of Library-Oriented Lists and Electronic Serials which is sent to all PACS-L
subscribers, and is available in many locations on the Internet
. The most recent version can
be obtained by sending the message
GET LIBRARY LISTS to email@example.com.
One of the best locations for all library-oriented Internet resources and information is the Gopher site at North Carolina State University. This Gopher has just about all of the library-related electronic newsletters and journals, a number of electronic reference sources, and many other things. But don't neglect the other tools and resources listed below it.
"Library Without Walls" site: dewey.lib.ncsu.edu (Gopher)
BUBL (Bulletin Board for Libraries) site: sun.nsf.ac.uk (Telnet) login: janet hostname: uk.ac.glasgow.bubl terminal type: vt100
Chronicle of Higher Education "Academe This Week," a newsletter available weekly via Internet, including job postings.
site: chronicle.merit.edu (via gopher)
Clearinghouse for Subject-Oriented Internet Resource Guides site: una.hh.lib.umich.edu (FTP) directory: inetdirs site: una.hh.lib.umich.edu (Gopher) directory: /inetdirs
Gopher Jewels site: cwis.usc.edu (Gopher) path: 1/Other_Gophers_and_Information_Resources/Gopher_J-ewels
HYTELNET (a program which gives instant-access to all Internet-accessible library catalogs, FREE-NETS, CWISs, BBSs, Gophers, WAIS, etc.)
site: access.usask.ca directory: pub/hytelnet
IAT Guides (UNC Chapel Hill Institute for Academic Technology) site: gandalf.iat.unc.edu directory: guides
Information Sources: the Internet and Computer-Mediated Communication site: ftp.rpi.edu directory: pub/communication filenames: internet-cmc.readme (and 9 other files)
Internet-Accessible Library Catalogs and Databases site: ariel.unm.edu directory: library
The Internet Hunt A monthly challenge for librarians and other browsers.
site: gopher.cic.net (gopher)
ftp.cni.org (ftp) directory: pub/net-guides/i-hunt/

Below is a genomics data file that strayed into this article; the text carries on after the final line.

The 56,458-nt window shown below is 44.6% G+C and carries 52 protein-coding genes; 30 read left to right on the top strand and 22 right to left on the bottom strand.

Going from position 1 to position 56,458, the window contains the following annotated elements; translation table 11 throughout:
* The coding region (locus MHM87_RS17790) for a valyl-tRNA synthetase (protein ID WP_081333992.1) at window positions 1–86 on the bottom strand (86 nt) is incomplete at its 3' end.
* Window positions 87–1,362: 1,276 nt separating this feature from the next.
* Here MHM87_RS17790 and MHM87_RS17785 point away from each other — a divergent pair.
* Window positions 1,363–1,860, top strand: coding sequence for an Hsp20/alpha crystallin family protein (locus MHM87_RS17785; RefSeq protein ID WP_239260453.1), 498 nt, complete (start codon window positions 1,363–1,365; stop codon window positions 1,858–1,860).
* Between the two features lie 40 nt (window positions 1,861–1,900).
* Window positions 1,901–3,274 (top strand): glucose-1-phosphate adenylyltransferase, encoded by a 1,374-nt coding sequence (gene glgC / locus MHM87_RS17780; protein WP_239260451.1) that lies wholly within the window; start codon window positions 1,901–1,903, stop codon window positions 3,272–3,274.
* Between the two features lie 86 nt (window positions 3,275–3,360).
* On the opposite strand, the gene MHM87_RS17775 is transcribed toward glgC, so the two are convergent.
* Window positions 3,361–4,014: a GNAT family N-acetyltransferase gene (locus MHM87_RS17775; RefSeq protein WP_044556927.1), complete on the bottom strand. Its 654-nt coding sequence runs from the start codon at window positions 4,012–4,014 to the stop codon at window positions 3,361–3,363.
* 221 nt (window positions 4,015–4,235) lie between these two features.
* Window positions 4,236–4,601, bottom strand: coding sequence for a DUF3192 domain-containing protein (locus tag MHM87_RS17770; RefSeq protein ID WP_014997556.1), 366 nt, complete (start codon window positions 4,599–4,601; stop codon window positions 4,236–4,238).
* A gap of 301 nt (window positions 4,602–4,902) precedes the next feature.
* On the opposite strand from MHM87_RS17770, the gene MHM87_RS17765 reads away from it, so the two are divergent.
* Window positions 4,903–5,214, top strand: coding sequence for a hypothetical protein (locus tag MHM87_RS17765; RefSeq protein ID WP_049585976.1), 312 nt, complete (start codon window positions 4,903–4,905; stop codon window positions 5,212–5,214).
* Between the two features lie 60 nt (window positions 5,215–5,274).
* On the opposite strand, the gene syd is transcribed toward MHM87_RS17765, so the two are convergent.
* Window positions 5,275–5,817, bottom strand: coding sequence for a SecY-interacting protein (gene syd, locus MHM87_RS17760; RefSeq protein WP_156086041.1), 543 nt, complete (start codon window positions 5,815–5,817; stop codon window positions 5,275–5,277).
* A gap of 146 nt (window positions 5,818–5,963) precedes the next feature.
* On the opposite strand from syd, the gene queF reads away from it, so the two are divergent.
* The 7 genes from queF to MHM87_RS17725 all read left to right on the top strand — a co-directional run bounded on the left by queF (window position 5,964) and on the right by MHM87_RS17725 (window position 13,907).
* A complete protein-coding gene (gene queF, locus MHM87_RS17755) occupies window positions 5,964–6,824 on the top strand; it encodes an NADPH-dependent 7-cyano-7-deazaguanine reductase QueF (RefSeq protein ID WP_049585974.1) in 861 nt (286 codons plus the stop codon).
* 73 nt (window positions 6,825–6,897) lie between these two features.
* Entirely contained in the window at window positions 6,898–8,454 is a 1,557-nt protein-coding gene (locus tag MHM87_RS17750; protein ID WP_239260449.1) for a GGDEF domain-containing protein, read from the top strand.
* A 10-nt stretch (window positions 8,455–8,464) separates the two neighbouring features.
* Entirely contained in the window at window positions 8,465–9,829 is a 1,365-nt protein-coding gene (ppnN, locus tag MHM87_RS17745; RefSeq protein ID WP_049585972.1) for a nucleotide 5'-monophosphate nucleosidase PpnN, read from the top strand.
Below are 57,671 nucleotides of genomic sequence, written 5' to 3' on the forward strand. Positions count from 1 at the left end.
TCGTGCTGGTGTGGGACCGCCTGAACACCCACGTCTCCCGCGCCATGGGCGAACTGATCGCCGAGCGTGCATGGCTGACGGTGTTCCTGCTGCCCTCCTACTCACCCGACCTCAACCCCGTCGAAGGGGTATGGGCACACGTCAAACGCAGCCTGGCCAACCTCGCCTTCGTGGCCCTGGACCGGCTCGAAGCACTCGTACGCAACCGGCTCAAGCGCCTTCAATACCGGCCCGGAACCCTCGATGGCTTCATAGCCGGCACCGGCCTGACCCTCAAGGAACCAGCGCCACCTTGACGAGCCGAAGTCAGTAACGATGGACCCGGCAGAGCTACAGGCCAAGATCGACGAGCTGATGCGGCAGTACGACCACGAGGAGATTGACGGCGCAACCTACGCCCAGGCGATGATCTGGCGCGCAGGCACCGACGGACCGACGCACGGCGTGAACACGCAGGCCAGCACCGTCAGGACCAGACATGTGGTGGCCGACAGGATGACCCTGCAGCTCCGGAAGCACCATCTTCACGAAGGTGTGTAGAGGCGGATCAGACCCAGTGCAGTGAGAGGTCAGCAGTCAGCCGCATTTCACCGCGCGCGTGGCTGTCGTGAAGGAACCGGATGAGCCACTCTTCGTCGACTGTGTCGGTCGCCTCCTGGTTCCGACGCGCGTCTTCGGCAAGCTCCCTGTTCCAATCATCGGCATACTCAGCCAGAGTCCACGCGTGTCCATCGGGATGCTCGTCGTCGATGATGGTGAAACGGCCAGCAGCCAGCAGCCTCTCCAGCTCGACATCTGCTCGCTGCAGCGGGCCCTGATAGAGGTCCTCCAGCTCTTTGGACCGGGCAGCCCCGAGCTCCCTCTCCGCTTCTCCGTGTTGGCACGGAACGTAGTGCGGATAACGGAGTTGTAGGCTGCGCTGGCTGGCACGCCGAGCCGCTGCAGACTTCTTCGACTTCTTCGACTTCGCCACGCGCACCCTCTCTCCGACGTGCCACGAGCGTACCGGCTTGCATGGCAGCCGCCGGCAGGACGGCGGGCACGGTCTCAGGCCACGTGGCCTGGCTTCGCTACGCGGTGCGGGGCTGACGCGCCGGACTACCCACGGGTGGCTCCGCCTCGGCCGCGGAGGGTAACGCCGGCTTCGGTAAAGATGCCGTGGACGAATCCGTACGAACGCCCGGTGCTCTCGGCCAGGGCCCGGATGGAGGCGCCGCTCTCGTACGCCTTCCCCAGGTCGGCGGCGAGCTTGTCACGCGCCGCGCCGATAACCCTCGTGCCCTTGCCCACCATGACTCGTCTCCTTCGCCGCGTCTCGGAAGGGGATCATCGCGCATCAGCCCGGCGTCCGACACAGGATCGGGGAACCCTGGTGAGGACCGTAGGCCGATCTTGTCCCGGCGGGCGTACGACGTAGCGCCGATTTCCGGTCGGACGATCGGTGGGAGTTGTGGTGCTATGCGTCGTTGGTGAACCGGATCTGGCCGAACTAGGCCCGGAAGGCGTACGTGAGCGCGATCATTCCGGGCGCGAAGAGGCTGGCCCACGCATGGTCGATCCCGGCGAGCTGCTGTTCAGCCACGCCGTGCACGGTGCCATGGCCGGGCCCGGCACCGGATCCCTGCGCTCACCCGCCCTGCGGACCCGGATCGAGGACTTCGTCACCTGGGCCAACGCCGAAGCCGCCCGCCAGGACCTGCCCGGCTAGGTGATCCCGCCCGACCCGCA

Library Gopher Tree (Internet Library Catalogs) site: gopher.utdallas.edu directory: libraries
Library Gopher Servers (a collection at one gopher site) site: libmac1.anu.edu.au (gopher)
Library Policy Archive This is an on-line collection of library policy statements.
site: ftp.eff.org (188.8.131.52) directory: pub/academic/library
Library Resources on the Internet: Strategies for Selection and Use
site: hydra.uwo.ca directory: libsoft
Library Software Archives site: hydra.uwo.ca directory: libsoft
Manual for International Book and Journal Donations A guide designed to help U.S.-based donors place books and journals in appropriate libraries and institutions abroad.
site: burgundy.Oah.Indiana.Edu [184.108.40.206] directory: \Pub\acls
Network News (an irregular newsletter focusing on libraries and information sources on the Internet)
site: vm1.nodak.edu directory: nnews
The Online Book Initiative site: world.std.com (FTP)
Project Gutenberg (electronic texts project) site: sunsite.unc.edu directory: pub/docs/gutenberg/etextxx
(where xx stands for the year entered, e.g. etext93)
Search sheets for OPACs on the Internet : a selective guide to U.S. OPACs utilizing VT100 emulation / Marcia Klinger Henry, Linda Keenan, Michael Reagan. Publisher: Westport, Conn. : Meckler, c1991
UNT's Accessing On-line Bibliographic Databases site: ftp.utdallas.edu (220.127.116.11) directory: /pub/staff/billy/libguide
Below are listed a number of guides to the Internet which have proved useful for the author. Different people prefer different selections, layouts, and analyses – and thus different guides. No attempt is made here to describe the contents or utility of these guides. The reader is encouraged to begin exploring, or to refer to some local print guides which provide additional summary information. Basically, looking at any one of these will be enough to get started. Once a working knowledge begins to develop, the fledgling Internet explorer will prove the best judge of what guides are most helpful for them.
Bear in mind that most of these resources are created through volunteer effort. Some are scrupulously maintained and updated, while others rapidly become outdated. When looking for a guide or an Internet bibliography on a particular topic, it can be very helpful to consult the various library-oriented mailing lists and newsgroups for pointers. Avoid reinventing the wheel.
At the same time, if the resource being sought does not exist, consider creating it and making it available to others. The Internet is a powerful tool for sharing efforts, and it is important to use it as such.
The Big Dummy's Guide to the Internet site: ftp.eff.org directory: /pub/EFF/papers/big-dummys-guide.txt
(Macintosh Hypercard stack version)
Crossing the Internet Threshold from: Library Solutions Institute and Press or book vendor of choice
A Guide to Internet/BITNET: A Metro Library User Network Guide site: vm1.nodak.edu directory: nnews filenames: guide1.nnews
Guide to Network Resource Tools from: LISTSERV@EARNCC.BITNET command: GET NETTOOLS PS f-mail (Postscript)
GET NETTOOLS MEMO f=mail (plain text)
HitchHiker's Guide to the Internet site: infolib.murdoch.edu.au directory: hitchhikers.internet.gde
How to guides for e-mail, telnet, and ftp site: ftp.sura.net directory: pub/nic/network.services.guides filenames: how.to.email.guide
Inter-Network Mail Guide site: charon.mit.edu directory: pub/usenet-by-group/alt.internet.services filename: Updated_Inter-Network_Mail_Guide